For the ninth installment of our blog series, we will cover how TAC™ uses smart contracts to govern data and analysis workflows. So, are you ready to TAC™ about it?
You may recall from previous posts that TAC™ uses smart contracts as the key control mechanism to govern data and analysis workflows. We have spoken before about the origins and need for smart contracts, in our blog post, Rock Science: How Van Halen Invented Smart Contracts.
But, how exactly do we implement these controls?
To recap, a smart contract is a set of software-enforced rules agreed by two or more parties:
- Rules are enforced through code (e.g., IF x happens, THEN allow (or don’t allow) y)
- Parties agree to contract terms using digital signatures
Smart contracts are stored on a blockchain, an auditable and immutable ledger. The rules in the contract set specific restrictions around how data can be accessed.
In addition to a contract name and description (e.g., AI goal), there are five required terms for each TAC™ smart contract.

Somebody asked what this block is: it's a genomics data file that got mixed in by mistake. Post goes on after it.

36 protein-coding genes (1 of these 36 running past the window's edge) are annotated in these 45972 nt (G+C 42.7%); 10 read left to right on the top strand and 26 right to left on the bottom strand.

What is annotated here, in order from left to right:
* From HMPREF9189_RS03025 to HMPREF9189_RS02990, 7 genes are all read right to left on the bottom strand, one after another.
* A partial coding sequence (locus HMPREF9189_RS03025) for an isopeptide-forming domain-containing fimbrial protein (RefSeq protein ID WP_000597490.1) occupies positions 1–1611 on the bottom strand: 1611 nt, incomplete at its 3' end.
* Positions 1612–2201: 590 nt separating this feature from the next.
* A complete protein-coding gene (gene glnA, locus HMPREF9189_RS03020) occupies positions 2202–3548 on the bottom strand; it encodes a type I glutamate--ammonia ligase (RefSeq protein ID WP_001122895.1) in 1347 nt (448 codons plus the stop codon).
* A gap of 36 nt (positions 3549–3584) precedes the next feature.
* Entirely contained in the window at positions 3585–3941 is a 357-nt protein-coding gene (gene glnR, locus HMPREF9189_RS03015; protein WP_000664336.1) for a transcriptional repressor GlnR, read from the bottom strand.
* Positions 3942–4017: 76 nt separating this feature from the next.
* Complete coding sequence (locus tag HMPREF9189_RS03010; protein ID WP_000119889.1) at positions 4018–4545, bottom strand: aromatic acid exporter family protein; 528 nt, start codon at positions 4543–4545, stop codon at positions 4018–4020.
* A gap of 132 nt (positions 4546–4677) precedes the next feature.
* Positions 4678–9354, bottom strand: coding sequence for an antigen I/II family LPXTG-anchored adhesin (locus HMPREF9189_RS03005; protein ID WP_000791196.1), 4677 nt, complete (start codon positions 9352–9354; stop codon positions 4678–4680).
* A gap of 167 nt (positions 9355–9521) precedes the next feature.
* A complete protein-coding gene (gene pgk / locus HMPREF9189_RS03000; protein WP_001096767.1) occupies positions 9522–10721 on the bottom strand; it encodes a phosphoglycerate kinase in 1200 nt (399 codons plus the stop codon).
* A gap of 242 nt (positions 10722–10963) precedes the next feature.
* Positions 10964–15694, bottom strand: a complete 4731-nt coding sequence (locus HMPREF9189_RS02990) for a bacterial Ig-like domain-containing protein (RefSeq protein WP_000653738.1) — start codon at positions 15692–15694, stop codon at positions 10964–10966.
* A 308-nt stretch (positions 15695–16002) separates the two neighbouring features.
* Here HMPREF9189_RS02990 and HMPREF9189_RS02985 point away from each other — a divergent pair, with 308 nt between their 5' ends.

In a TAC™ release earlier this year, VIA also implemented a sub-contracting function. Sometimes customers need to change or update the terms of the contract. By definition, information stored on a blockchain is “immutable” so we technically can’t make a change to an original contract. To accommodate updates, we do allow sub-contracts that are linked to each other in a parent-child relationship and act as a kind of version control.
One of the most important and unique terms of a TAC™ smart contract is the disclosure restriction. We will discuss this in more detail in our next blog post.